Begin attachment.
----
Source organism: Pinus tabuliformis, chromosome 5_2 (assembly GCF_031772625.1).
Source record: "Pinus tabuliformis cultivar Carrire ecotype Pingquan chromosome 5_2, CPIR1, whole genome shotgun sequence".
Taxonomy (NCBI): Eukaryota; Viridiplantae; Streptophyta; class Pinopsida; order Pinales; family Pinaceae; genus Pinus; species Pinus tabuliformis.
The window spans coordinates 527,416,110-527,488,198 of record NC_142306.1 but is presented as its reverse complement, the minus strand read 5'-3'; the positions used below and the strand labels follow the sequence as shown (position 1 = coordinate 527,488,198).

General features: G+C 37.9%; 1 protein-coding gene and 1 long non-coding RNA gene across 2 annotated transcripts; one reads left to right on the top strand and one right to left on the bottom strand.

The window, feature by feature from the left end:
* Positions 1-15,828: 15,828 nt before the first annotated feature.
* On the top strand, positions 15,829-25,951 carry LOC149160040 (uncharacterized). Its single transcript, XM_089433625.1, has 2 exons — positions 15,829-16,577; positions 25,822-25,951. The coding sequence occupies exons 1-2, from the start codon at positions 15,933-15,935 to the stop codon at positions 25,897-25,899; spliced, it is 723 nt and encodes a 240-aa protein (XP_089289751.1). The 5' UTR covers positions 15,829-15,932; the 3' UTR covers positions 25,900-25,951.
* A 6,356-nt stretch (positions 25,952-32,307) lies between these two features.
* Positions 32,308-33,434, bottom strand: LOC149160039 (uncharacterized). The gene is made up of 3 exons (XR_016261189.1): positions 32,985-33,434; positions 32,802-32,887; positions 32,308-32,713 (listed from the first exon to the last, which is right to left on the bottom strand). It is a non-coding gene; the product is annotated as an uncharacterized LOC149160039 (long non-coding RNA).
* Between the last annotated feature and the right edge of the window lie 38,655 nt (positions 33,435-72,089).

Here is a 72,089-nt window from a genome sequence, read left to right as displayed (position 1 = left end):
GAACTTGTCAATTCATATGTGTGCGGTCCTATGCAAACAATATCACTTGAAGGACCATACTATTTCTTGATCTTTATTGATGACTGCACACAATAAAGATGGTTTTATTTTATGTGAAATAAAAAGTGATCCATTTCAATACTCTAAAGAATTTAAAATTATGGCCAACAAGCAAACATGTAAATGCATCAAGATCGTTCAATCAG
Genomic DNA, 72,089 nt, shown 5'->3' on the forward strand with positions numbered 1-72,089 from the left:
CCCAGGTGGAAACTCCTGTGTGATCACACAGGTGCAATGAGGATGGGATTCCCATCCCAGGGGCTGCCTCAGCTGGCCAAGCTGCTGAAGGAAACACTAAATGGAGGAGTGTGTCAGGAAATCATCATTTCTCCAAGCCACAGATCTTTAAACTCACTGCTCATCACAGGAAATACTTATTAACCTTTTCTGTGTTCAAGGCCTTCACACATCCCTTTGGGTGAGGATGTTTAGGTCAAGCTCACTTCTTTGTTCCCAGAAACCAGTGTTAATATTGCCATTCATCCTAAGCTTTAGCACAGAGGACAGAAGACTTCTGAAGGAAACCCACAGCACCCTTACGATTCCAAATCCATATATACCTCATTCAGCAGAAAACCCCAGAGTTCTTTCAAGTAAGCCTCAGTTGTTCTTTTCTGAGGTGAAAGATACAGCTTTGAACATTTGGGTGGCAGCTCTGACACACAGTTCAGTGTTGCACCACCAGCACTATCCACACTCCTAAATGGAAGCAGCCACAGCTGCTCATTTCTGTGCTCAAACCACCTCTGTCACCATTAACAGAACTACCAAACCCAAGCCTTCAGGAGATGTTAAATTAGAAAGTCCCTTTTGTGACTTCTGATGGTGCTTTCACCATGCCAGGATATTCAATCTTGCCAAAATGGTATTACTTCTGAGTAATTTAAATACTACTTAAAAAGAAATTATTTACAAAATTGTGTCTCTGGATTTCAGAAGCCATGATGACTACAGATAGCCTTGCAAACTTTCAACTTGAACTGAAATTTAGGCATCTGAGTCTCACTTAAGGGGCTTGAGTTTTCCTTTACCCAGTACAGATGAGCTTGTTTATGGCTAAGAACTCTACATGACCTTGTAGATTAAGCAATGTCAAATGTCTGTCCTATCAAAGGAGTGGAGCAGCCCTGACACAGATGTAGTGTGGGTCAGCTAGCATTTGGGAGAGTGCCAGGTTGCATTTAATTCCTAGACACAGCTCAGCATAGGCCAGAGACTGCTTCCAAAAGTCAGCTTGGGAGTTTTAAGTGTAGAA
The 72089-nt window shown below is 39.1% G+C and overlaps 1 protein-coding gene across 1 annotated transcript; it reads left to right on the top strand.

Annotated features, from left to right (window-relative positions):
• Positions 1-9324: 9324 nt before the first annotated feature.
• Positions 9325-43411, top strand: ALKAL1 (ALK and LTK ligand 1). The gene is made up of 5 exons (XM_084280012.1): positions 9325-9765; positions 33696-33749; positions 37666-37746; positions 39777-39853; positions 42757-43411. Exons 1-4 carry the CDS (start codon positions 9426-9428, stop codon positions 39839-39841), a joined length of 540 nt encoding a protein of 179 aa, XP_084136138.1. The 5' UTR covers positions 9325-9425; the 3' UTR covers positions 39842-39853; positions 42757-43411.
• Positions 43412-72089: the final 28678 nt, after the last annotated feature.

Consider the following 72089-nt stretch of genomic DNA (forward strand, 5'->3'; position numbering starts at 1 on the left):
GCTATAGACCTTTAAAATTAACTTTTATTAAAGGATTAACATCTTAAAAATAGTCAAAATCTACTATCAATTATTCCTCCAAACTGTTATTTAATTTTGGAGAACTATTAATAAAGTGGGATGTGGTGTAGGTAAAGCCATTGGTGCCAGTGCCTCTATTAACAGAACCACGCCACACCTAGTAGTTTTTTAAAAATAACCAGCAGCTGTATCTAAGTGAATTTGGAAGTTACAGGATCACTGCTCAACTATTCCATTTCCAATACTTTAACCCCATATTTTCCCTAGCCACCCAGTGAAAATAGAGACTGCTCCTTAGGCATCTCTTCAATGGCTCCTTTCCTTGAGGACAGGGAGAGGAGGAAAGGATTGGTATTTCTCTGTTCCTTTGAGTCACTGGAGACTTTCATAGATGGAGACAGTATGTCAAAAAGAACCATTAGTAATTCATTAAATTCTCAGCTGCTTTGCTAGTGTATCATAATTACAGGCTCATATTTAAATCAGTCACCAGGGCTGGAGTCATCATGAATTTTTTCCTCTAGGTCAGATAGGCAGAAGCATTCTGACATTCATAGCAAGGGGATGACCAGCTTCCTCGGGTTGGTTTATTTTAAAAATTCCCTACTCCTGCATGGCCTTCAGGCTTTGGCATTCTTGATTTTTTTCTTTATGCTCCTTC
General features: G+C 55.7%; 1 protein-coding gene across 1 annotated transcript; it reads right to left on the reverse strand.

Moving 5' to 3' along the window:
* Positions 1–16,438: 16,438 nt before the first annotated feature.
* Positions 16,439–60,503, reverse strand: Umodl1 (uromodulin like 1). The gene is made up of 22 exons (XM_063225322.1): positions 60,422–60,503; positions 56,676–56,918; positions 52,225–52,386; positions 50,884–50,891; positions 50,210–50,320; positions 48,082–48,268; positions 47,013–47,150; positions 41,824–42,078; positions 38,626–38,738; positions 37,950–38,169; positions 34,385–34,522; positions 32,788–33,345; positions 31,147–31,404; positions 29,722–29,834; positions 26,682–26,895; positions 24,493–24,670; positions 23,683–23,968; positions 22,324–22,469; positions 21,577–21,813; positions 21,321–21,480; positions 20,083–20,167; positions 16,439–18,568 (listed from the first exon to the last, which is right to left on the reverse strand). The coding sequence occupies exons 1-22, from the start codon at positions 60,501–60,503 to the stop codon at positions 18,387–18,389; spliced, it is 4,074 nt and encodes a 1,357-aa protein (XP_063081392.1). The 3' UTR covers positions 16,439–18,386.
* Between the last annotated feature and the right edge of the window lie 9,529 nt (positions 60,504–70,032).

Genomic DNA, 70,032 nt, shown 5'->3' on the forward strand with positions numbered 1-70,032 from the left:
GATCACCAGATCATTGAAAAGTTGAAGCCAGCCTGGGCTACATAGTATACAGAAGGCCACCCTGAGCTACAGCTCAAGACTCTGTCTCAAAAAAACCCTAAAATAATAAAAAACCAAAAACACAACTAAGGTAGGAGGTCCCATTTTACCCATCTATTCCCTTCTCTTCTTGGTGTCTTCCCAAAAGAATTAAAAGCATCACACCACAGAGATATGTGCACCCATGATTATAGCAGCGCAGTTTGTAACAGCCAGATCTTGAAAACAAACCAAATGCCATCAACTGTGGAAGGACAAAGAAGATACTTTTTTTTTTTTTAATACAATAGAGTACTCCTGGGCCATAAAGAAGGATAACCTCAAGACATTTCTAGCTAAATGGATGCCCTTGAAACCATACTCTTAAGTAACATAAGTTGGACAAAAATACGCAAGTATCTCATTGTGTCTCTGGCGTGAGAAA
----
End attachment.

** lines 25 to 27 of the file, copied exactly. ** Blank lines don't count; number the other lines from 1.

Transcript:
* Positions 1–16,438: 16,438 nt before the first annotated feature.
* Positions 16,439–60,503, reverse strand: Umodl1 (uromodulin like 1). The gene is made up of 22 exons (XM_063225322.1): positions 60,422–60,503; positions 56,676–56,918; positions 52,225–52,386; positions 50,884–50,891; positions 50,210–50,320; positions 48,082–48,268; positions 47,013–47,150; positions 41,824–42,078; positions 38,626–38,738; positions 37,950–38,169; positions 34,385–34,522; positions 32,788–33,345; positions 31,147–31,404; positions 29,722–29,834; positions 26,682–26,895; positions 24,493–24,670; positions 23,683–23,968; positions 22,324–22,469; positions 21,577–21,813; positions 21,321–21,480; positions 20,083–20,167; positions 16,439–18,568 (listed from the first exon to the last, which is right to left on the reverse strand). The coding sequence occupies exons 1-22, from the start codon at positions 60,501–60,503 to the stop codon at positions 18,387–18,389; spliced, it is 4,074 nt and encodes a 1,357-aa protein (XP_063081392.1). The 3' UTR covers positions 16,439–18,386.
* Between the last annotated feature and the right edge of the window lie 9,529 nt (positions 60,504–70,032).